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Combating Pension Scams

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Ian Neale addresses the changing nature of pension scams and how the industry plans to tackle them.

Amid a minor flurry of government activity relating to pensions in the past week, a really significant publication passed almost under the radar. On 22 June the Pension Scams Industry Group (PSIG [], originally the Pension Liberation Industry Group) released v2 of "Combating Pension Scams: A Code of Good Practice".

The original version published in 2015 set out the due diligence steps to be taken in order to help identify whether a receiving scheme is one to which a transfer payment should be made. Most schemes, providers and reputable advisers have adopted it. This update - which has been warmly welcomed by the Minister for Pensions and Financial Inclusion - incorporates the following key changes:

- promotion of calling members directly as part of due diligence information collecting: an early phone call will usually help identify the reasons for the transfer request and the source and circumstances of the request.

- expanding protection to include asking insistent customers to contact The Pensions Advisory Service (TPAS) for impartial guidance which will help them to better understand the risks.

- recent developments: an update on QROPS regulations; the Hughes v Royal London judgment (which ruled that a member has a right to a statutory transfer even where no employment link exists with the receiving scheme employer); the growth in “international SIPPs” as scam vehicles; and acknowledgement of the government’s proposed forthcoming cold calling ban.

- detailed guidance on Action Fraud reporting (Appendix D) and encouraging providers and schemes to report potential scams.

- more example letters (Appendix A).

- example case studies portraying real decisions by schemes (Appendix E).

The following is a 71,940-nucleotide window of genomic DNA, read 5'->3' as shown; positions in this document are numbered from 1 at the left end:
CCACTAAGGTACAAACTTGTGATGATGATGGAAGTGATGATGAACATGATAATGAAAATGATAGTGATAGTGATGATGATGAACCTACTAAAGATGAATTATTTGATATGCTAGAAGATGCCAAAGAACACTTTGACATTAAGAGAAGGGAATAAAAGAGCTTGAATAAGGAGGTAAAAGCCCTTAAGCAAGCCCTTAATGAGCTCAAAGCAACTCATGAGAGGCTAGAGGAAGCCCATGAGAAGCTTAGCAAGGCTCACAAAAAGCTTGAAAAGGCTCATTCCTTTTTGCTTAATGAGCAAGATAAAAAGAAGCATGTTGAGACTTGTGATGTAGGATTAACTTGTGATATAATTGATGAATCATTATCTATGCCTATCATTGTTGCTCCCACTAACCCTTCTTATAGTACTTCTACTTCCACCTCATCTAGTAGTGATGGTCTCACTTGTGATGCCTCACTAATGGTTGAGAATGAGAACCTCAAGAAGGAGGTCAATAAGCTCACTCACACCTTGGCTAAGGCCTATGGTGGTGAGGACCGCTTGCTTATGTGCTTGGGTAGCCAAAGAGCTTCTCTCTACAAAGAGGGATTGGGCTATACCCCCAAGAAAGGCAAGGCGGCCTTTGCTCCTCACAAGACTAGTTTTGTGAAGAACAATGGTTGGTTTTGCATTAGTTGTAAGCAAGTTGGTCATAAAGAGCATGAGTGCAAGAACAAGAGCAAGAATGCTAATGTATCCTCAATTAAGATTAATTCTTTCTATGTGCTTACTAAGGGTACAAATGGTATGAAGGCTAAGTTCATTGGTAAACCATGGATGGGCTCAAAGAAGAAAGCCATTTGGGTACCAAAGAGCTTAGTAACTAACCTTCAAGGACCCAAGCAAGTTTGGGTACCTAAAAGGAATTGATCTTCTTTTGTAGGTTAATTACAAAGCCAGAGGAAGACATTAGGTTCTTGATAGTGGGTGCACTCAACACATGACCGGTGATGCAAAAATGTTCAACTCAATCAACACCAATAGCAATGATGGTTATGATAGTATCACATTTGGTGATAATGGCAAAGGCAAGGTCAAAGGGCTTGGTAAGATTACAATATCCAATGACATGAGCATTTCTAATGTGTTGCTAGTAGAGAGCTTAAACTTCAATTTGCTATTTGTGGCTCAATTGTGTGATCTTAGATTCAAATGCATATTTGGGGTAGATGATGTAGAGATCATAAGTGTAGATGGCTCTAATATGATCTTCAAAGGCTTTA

According to Citizens Advice, since April 2015 10.9 million consumers have received unsolicited contact about their pension. Pensions industry estimates suggest that even now, between 5% and 10% of transfer requests raise red flags on due diligence checking; more if the checking includes a conversation with the member.

Scammers are evolving their tactics. The Code notes that fewer scams involve traditional pension liberation, with more using investment schemes and social media to entrap members. While a recrudescence of ‘factory gating’ – the original mis-selling approach of the early 90s – has appeared at British Steel sites this year, generally scams have become more complex. Meanwhile the huge growth in transfer requests from defined benefit scheme members seeking flexible access to their benefits has fuelled the problem.

As the Code acknowledges, the difficulty is that the member may have a statutory right to transfer, but the trustee or provider has regulatory and other general responsibilities to act with due care and in the best interests of scheme members: whether the transfer is blocked or allowed, there could be negative consequences of the decision.

The Code details a due diligence process covering the following stages:

- Transfer and Retirement Packs
- Transfer Request - Initial Analysis
- Additional Information Requests
- Further Due Diligence
- During the Due Diligence Process
- Determining Pension Scam Risk
- Refusing a transfer and reporting
- Reporting to The Pensions Regulator
- Member appeals
- Discharge forms and insistent members
- Internal “white list” approach
- Example letters (Appendix A)

The PSIG will consider implementing an online page for those who follow the Code to indicate publicly that they do so.

The Pensions Administration Standards Association (PASA) and The Transfers and Re-registration Industry Group (TRIG) are currently working to improve due diligence and where possible, speed up the transfer process for bona fide transfers. Emerging guidance to complement this Code of Good Practice is expected to be published during 2018.

Ian Neale, Director, Aries Insight.